Art Videos at the Gallery Series

Ansel Adams pixAnsel Adams will be the next artist featured in Barn Gallery’s Art Videos at the Gallery series on Wednesday July 15 at 7:30 p,m. The Barn Gallery is located in Ogunquit at Shore Road where there is plenty of free parking and admission is free, too. Ansel Adams is probably one of the best known American photographers because of his beautiful black and white photographs of the deserts, rock formations, and canyons of the Western states.

Ansel Adams (1902-1984), photographer and environmentalist, was born in San Francisco. When he was twelve, he taught himself to play the piano and read music. Soon he was taking lessons and embarked on an ardent pursuit of a career in music. He continued his studies of music for the next dozen or so years. His interest in photography began with the Kodak Box Brownie camera that his parents gave him for their trip to Nevada’s Yosemite Sierra and he transferred his enthusiasm to the environment and the stark beauty of the West. He spent time there every year until his death in 1984. The sale of his photographs made him realize that he probably could make a better living as a photographer than a concert pianist!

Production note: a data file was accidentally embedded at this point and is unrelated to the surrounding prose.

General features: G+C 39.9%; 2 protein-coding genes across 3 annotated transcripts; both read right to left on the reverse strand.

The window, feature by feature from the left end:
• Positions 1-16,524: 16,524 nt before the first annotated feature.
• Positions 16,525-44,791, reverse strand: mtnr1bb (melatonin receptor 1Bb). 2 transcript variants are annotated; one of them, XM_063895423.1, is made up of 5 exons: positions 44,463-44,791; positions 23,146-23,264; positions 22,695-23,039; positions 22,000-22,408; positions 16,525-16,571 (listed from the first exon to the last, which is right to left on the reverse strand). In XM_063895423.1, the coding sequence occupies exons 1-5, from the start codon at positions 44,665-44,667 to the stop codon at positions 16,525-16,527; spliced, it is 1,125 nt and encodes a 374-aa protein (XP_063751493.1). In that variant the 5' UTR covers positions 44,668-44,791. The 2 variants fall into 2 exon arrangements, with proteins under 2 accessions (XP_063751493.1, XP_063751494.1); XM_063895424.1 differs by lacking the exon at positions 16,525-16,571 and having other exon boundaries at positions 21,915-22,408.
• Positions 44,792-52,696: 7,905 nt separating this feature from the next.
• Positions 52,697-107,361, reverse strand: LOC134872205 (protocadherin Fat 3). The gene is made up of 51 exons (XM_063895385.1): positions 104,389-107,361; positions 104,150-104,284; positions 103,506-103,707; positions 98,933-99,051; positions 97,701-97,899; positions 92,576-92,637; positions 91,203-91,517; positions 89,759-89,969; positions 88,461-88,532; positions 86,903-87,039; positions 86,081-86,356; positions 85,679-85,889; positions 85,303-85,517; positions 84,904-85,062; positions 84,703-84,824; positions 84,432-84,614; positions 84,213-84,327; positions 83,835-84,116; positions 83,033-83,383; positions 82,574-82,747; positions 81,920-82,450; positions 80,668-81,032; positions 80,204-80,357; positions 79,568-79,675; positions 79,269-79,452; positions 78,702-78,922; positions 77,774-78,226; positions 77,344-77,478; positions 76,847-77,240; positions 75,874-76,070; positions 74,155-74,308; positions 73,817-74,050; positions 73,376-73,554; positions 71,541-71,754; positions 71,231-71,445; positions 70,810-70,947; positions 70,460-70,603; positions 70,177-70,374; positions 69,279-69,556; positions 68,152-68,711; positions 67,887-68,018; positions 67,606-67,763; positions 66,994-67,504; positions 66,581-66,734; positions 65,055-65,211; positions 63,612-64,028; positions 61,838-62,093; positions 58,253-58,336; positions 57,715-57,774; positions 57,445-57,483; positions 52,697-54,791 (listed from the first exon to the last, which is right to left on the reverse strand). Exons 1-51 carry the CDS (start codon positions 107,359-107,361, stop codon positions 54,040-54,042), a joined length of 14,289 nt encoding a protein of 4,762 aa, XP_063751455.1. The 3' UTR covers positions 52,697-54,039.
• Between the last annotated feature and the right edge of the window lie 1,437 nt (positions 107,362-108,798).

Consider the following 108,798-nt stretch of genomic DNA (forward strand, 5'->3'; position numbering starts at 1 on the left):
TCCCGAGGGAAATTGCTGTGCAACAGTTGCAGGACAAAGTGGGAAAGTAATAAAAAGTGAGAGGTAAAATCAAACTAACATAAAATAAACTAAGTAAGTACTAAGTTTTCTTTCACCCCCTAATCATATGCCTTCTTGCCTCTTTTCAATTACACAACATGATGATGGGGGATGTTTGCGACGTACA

Adams’ technical mastery of the art of the photograph is legendary and he was often consulted for technical advice. His “soft expression” subjects in his early photographs developed into a much clearer, harder treatment known as “straight photography” at the encouragement of his friend, the famous photographer Paul Strand (1890-1976). He further developed this treatment when involved with an important group of photographers known as f/64 (refers to the lens opening which guarantees a sharp image.)

He became active in the Sierra Club the lobbied to create national parks and protect the environment from destructive development projects. He was often criticized for not including people in his photographs and for artificially idolizing a wilderness that no longer exists. But thanks to Adams, these pristine areas have been protected. He was also criticized for photographing rocks while the world was falling apart. His answer to this: “the understanding of the  . . . world of nature will aid inholding the world of man together.” His photographs continue to inspire artists and conservationists alike.

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